None of those three have occurred – or at least to the extent I feared they might.  There has been some erosion, but much less than I anticipated, and it doesn’t seem to be affecting vegetation recovery much.  I haven’t seen any truly invasive plants yet – which doesn’t mean they aren’t there, but they sure aren’t roaring in.  Finally, the recovery of the vegetation has been fast enough that we should be able to start running prescribed fires up the slopes within the next few years.  I didn’t see any little cedar trees on my walk, and while I’m sure there are a few around, the abundance is much less than I feared, and our ability to use prescribed fire should make it fairly easy to control them, except on the steepest slopes.

Most of all, the beauty of the Niobrara Valley has survived the wildfire.  The pines are gone from some parts of the valley, but are still doing well in other areas nearby, including other parts of the Niobrara Valley Preserve.  Whether or not (or when) they’ll return to the site of the 2012 fire is still an open question.  Regardless, there is abundant life on the slopes north of the river.  Just because those slopes will be dominated by different species than before doesn’t change the scenic or ecological value of the site.  It’s still one of my favorite places on earth.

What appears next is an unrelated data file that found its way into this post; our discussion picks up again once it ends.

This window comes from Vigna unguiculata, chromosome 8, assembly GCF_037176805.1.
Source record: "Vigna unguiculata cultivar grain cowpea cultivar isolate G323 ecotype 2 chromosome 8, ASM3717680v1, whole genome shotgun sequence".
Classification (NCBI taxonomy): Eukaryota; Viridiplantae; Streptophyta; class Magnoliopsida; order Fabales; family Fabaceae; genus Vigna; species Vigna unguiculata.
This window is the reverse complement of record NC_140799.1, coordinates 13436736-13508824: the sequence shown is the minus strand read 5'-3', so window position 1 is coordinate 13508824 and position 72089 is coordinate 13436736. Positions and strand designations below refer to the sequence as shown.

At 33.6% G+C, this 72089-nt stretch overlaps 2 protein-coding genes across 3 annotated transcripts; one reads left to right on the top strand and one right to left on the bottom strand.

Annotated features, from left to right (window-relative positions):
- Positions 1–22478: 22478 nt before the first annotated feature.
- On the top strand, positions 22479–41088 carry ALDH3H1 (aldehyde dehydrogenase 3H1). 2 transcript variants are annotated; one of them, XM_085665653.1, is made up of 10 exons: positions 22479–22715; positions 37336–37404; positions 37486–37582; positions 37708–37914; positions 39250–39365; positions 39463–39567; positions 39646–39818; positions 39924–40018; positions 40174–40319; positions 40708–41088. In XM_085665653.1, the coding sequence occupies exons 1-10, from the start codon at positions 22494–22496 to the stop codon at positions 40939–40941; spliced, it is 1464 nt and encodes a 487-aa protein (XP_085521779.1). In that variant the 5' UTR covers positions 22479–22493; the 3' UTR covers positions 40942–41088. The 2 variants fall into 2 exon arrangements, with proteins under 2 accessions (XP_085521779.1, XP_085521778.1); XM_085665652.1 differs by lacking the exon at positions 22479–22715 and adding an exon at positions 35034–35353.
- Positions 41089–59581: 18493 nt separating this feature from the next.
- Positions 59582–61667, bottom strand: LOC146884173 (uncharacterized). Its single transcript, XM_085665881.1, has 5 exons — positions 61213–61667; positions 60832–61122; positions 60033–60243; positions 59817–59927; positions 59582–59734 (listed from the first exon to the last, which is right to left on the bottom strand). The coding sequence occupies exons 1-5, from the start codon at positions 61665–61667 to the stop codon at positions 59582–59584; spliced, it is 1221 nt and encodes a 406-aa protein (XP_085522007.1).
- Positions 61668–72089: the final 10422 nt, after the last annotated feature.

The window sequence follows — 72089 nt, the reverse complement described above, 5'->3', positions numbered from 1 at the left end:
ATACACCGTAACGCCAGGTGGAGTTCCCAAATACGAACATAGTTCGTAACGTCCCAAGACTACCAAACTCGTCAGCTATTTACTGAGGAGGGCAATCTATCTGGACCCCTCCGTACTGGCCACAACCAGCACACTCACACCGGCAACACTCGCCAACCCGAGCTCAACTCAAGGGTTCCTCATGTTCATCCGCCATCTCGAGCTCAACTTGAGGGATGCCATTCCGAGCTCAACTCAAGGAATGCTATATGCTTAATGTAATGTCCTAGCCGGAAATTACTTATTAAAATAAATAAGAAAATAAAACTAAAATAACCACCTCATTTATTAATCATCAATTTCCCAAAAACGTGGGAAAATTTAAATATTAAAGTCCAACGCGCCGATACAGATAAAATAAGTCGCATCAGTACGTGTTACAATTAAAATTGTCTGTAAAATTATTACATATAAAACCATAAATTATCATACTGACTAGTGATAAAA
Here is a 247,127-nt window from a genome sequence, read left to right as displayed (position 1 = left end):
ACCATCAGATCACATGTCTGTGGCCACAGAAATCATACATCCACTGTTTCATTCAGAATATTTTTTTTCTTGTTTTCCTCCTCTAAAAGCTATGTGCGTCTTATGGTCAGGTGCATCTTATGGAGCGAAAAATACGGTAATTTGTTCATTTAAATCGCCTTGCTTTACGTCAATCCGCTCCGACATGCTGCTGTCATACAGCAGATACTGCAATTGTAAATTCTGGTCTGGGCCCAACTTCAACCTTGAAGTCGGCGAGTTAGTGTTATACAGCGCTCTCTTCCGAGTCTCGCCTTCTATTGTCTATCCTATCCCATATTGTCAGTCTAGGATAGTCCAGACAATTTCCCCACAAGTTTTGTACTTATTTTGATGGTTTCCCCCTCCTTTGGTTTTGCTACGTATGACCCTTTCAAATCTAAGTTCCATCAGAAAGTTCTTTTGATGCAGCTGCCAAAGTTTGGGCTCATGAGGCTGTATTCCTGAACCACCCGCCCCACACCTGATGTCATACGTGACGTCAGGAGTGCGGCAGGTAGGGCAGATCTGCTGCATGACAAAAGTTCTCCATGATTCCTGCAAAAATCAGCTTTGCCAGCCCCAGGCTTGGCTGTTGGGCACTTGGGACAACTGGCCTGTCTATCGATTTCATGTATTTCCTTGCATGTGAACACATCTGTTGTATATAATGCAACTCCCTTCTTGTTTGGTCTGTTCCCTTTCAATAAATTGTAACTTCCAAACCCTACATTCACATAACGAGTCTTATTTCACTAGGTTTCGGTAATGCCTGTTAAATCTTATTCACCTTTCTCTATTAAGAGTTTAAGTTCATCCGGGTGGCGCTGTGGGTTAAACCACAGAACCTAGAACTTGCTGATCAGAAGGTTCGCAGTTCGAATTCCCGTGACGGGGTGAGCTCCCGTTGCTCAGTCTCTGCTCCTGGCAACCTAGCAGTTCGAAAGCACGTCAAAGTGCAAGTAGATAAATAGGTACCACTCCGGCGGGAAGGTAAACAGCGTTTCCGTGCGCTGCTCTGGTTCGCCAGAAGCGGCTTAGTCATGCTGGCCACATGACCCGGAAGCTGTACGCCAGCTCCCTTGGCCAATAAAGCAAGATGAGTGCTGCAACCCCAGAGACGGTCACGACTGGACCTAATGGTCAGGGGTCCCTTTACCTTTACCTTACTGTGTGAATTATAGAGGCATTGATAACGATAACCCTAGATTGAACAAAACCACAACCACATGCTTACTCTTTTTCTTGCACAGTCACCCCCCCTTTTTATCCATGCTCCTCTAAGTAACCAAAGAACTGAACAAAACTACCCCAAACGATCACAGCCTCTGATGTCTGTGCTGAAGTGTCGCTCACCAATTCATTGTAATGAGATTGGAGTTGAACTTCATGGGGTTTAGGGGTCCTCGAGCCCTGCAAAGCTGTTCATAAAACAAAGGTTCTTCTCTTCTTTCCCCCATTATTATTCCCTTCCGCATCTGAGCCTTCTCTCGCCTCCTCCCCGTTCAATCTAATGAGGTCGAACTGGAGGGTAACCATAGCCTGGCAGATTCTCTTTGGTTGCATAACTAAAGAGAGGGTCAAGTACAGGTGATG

13 thoughts on “Continuing Wildfire Recovery at the Niobrara Valley Preserve

  1. I still would have rather had the ponderosas.

    It appears the bison were not helping get rid of your cedars. Without wolves there was likely no incentive for the bison to seek out cover. If they don’t go into the trees then they wouldn’t have an impact.


  2. We have seen almost identical response following wildfires in Redberry juniper invaded rangelands in West Central Texas. The grasslands respond after next rain. Areas with crownfired juniper colonize with annual forbs and take up to six years for grasses to dominate again. We have seen a slight increase in King Ranch blustem but not enough to worry about. Great pictures!

  3. Some pictures show quite a bit of sumac…admittedly quite pretty in the fall. Are you worried about large sumac clones overtaking parts of the prairie? If so, have you decided on any particular management strategies?

    • The sumac is certainly something we’re thinking about. The scale of the Preserve is such that big clones of sumac are usually not considered much of a problem, but on that formerly wooded area, my concern with sumac is that the clones could get large and mature enough that they would suppress fire (including from our prescribed fires) which could allow establishment of taller trees, including cedars. We’re talking about trying to run fires through that area before the sumac clones reach that kind of maturity, but no decisions have been made yet. It’s a tricky situation… I don’t think we’ll be able to run fires through there often enough (every 1-2 years) to really suppress sumac, and as seen in my recent Konza report, less frequent fires could actually speed the invasion… Not sure what the best plan is yet – still discussing!